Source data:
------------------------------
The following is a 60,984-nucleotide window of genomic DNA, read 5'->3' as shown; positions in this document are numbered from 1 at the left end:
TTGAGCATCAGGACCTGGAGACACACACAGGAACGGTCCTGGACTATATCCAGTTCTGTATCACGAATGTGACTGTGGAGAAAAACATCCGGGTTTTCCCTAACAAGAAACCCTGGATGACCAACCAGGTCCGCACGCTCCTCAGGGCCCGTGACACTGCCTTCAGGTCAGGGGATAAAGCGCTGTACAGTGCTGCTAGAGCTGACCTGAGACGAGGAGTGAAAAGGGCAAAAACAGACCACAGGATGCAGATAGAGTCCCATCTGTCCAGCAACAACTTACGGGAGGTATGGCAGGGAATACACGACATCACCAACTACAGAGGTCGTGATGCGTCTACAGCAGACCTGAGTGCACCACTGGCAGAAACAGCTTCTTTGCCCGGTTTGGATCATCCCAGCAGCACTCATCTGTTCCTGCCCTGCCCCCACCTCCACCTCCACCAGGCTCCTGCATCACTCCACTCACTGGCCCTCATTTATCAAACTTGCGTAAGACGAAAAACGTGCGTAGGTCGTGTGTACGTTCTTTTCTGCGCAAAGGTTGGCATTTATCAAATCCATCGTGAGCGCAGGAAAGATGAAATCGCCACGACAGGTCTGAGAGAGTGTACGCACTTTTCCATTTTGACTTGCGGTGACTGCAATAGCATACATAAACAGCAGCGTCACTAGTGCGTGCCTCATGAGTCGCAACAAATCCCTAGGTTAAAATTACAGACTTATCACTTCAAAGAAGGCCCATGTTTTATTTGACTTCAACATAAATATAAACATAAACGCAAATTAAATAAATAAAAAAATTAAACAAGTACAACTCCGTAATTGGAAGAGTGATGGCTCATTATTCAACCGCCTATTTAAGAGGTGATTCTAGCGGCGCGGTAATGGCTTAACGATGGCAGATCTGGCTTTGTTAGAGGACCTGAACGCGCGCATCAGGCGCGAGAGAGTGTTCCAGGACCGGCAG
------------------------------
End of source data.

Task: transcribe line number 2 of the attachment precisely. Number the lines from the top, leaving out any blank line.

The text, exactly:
TTGAGCATCAGGACCTGGAGACACACACAGGAACGGTCCTGGACTATATCCAGTTCTGTATCACGAATGTGACTGTGGAGAAAAACATCCGGGTTTTCCCTAACAAGAAACCCTGGATGACCAACCAGGTCCGCACGCTCCTCAGGGCCCGTGACACTGCCTTCAGGTCAGGGGATAAAGCGCTGTACAGTGCTGCTAGAGCTGACCTGAGACGAGGAGTGAAAAGGGCAAAAACAGACCACAGGATGCAGATAGAGTCCCATCTGTCCAGCAACAACTTACGGGAGGTATGGCAGGGAATACACGACATCACCAACTACAGAGGTCGTGATGCGTCTACAGCAGACCTGAGTGCACCACTGGCAGAAACAGCTTCTTTGCCCGGTTTGGATCATCCCAGCAGCACTCATCTGTTCCTGCCCTGCCCCCACCTCCACCTCCACCAGGCTCCTGCATCACTCCACTCACTGGCCCTCATTTATCAAACTTGCGTAAGACGAAAAACGTGCGTAGGTCGTGTGTACGTTCTTTTCTGCGCAAAGGTTGGCATTTATCAAATCCATCGTGAGCGCAGGAAAGATGAAATCGCCACGACAGGTCTGAGAGAGTGTACGCACTTTTCCATTTTGACTTGCGGTGACTGCAATAGCATACATAAACAGCAGCGTCACTAGTGCGTGCCTCATGAGTCGCAACAAATCCCTAGGTTAAAATTACAGACTTATCACTTCAAAGAAGGCCCATGTTTTATTTGACTTCAACATAAATATAAACATAAACGCAAATTAAATAAATAAAAAAATTAAACAAGTACAACTCCGTAATTGGAAGAGTGATGGCTCATTATTCAACCGCCTATTTAAGAGGTGATTCTAGCGGCGCGGTAATGGCTTAACGATGGCAGATCTGGCTTTGTTAGAGGACCTGAACGCGCGCATCAGGCGCGAGAGAGTGTTCCAGGACCGGCAG